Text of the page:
Restaurant News & Reviews

At T.J.’s, build the burger of your dreams

Diners can pick from 18 side dishes, including chili, sweet potato fries, French fries and mojo potatoes.
Diners can pick from 18 side dishes, including chili, sweet potato fries, French fries and mojo potatoes. dmiddlecamp@thetribunenews.com

Want peanut butter on your burger, pineapple on your portabella or bacon on your veggie patty? Not a problem at T.J.’s Grill.

Sandwiched in between a bagel bakery and a sushi restaurant, this tiny spot opened in September 2011 at First and Spring Streets in Paso Robles.

There are only a handful of tables inside, and just a couple more outside, so it lends itself more toward takeout. If you do decide to eat in, however, you’re also welcome to bring food from any of the three establishments into any of the others — a laudable spirit of cooperation.

Originally, T.J.’s (which stands for Thick and Juicy) was going to be an Italian deli, explained manager Marissa Leal. However, not wanting to compete in any way with the existing bagel shop, the build-your-own sandwich model morphed into a build your-own burger (or salad) concept.

Ordering your custom burger requires quite a series of choices on your part. You’ll have to decide on the size (quarter-pound, half-pound or double), what kind of patty (and how you want it cooked if you order beef), if you want an ingredient infused inside your beef patty, which cheese, which toppings, what type of bun, and which sauces will top it all.

Beyond that, you can select from 18 sides (and season them yourself with several flavored salts) ranging from five kinds of potatoes to house-made chips, onion rings to soup of the day, and fried zucchini, green beans or pickle spears.

If you can’t wrap your head around all that, it might be easier to go for one of the several predefined specialty burgers.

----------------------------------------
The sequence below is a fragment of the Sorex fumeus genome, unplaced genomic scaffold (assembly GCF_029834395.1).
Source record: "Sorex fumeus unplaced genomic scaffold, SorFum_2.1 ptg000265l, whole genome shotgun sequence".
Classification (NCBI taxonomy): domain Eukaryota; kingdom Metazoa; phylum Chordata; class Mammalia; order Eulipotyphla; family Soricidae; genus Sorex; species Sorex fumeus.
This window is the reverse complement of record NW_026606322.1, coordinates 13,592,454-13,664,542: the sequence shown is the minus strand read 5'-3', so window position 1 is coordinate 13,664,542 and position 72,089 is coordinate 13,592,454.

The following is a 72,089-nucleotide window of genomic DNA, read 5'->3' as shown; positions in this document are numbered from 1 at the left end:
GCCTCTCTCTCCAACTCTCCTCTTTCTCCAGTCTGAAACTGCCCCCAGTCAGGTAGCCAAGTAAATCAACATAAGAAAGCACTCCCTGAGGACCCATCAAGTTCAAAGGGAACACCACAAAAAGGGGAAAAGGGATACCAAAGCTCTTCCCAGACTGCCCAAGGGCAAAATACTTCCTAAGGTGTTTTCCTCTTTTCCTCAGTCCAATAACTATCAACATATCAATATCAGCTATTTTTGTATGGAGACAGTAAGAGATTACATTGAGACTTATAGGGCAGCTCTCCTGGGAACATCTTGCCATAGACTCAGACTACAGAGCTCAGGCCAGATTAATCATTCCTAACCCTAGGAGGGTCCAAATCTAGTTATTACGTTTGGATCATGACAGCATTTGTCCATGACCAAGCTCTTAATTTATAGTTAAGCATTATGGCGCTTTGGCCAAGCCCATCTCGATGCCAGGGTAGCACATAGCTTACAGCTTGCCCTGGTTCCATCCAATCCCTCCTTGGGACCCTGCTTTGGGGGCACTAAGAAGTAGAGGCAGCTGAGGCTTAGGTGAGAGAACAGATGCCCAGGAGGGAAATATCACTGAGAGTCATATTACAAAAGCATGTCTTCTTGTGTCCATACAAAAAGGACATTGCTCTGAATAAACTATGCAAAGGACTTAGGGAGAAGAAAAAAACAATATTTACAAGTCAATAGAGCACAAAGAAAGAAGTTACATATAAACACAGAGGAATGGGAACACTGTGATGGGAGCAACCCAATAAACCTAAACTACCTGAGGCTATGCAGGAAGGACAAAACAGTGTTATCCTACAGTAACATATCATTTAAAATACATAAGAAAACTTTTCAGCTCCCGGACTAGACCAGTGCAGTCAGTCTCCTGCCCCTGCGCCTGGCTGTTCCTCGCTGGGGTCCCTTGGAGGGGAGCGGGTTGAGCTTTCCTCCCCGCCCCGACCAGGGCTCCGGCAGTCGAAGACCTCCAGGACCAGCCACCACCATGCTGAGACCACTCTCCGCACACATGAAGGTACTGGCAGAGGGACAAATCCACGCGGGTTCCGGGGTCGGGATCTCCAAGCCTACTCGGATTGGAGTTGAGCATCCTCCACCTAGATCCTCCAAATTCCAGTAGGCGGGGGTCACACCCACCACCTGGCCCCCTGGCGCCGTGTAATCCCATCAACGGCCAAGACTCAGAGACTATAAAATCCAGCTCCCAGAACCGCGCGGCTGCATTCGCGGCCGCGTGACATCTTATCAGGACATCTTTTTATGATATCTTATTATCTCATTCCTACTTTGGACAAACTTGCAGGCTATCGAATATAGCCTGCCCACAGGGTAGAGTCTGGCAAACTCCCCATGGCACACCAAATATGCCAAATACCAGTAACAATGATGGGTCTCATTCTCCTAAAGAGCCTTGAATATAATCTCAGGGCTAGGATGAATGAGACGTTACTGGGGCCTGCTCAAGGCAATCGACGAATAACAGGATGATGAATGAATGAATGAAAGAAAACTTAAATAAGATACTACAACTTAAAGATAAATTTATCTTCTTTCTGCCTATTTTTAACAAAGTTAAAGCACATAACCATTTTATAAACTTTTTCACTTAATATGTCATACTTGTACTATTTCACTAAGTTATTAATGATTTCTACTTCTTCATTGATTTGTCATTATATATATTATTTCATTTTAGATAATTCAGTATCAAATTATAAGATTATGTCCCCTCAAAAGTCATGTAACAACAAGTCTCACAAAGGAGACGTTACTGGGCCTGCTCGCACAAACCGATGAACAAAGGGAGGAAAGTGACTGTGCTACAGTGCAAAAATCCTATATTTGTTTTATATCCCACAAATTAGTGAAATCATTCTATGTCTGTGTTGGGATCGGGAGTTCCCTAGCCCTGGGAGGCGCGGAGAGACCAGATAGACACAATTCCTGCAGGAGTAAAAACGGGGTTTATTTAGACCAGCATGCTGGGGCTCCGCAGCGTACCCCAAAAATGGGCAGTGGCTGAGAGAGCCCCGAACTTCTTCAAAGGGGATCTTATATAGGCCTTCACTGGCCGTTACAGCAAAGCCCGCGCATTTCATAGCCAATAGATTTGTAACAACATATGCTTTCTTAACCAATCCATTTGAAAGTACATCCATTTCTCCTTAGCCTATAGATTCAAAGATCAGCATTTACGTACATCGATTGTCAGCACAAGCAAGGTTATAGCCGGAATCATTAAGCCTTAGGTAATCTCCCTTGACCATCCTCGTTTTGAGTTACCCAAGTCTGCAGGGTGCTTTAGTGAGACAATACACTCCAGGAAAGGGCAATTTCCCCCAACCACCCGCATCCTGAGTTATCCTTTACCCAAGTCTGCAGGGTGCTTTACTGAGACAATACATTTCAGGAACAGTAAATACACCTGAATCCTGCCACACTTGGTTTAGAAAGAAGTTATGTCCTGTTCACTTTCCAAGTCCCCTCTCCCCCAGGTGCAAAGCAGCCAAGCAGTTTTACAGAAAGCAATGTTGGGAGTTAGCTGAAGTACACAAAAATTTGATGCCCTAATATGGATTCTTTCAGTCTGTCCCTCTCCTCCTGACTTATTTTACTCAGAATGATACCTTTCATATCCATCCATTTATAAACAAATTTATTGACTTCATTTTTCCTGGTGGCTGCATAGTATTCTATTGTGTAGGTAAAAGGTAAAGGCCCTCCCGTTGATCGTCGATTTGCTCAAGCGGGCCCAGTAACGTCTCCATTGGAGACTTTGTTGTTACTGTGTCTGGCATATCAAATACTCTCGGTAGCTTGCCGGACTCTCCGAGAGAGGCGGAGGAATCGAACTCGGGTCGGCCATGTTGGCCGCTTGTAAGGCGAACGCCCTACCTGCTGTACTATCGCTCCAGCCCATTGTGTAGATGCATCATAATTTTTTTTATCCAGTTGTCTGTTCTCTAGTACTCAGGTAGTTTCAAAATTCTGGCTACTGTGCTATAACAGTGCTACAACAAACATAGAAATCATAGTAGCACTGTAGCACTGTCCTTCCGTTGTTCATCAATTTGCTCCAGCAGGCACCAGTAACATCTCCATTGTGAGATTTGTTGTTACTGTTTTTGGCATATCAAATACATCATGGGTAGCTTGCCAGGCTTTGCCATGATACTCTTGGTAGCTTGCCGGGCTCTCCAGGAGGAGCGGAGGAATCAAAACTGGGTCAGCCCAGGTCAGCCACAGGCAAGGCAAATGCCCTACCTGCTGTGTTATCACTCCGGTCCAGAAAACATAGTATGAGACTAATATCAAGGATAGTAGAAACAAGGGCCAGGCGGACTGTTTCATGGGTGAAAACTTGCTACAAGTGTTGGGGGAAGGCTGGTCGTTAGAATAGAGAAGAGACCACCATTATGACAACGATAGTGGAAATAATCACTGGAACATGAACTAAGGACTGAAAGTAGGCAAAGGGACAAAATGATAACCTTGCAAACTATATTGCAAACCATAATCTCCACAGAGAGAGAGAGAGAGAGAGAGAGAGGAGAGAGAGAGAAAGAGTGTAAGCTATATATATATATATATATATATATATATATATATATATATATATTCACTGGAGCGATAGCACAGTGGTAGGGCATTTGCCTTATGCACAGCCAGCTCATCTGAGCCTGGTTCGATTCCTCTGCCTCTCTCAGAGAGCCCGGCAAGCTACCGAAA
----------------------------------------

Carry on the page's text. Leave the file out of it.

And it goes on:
There’s the T.J. Classic with cheddar and housemade Thousand Island dressing, Laurie’s Patty Melt, or the Roblan with cheddar, bacon, an onion ring and house-made barbecue sauce.

To go the no-beef route, order the Bella with a portabella mushroom and provolone cheese, the Save T.J. veggie patty with Monterey Jack and cucumber, or the Lola with chicken breast, pineapple and teriyaki sauce.

Not surprisingly, beef is the most popular choice, and Leal noted that “our beef is never frozen, and the burgers are all handformed from 100 percent Angus.”

Other patty options also include a turkey or salmon patty, eggplant, and crispy chicken. The eight cheeses range from cheddar to feta to pepper Jack, and your bun choice might be rye bread or a lettuce wrap.

Among the toppings are the usual tomato, onion, lettuce, etc. From there you can kick things up with jalapeños or pepperoncinis, cool things down with cucumber or coleslaw, or go for the gusto with sundried tomatoes or olives.

For an extra dollar, top things off with one of several “Ultimate Toppings” such as bacon, artichoke hearts or a fried egg.

The 18 sauce selections run the gamut from bleu cheese to chipotle cranberry, balsamic to teriyaki, salsa to spicy Thousand Island, and yes, even peanut butter. That unusual topping request came from a customer, explained Leal, as have menu additions like the veggie and turkey patties.

“We really want to listen to our customers,” she said, adding that T.J.’s is also starting a “BYOB Creations” commemoration. If your individual burger is deemed worthy of the honor, you’ll be immortalized with your name and the name of your burger on a mini-surfboard “plaque” inside the restaurant.

“If you think you have the vision, bring it!” said Leal.

Katy Budge is a freelance writer from Atascadero. Contact her at ktbudge@sbcglobal.net.

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